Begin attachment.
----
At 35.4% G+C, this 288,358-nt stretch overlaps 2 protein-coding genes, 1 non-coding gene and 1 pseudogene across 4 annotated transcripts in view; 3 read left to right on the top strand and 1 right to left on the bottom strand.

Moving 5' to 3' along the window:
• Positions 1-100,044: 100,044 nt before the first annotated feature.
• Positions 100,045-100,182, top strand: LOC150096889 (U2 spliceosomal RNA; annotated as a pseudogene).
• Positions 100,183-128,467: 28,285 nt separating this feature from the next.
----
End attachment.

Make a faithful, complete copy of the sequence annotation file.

At 35.4% G+C, this 288,358-nt stretch overlaps 2 protein-coding genes, 1 non-coding gene and 1 pseudogene across 4 annotated transcripts in view; 3 read left to right on the top strand and 1 right to left on the bottom strand.

Moving 5' to 3' along the window:
• Positions 1-100,044: 100,044 nt before the first annotated feature.
• Positions 100,045-100,182, top strand: LOC150096889 (U2 spliceosomal RNA; annotated as a pseudogene).
• Positions 100,183-128,467: 28,285 nt separating this feature from the next.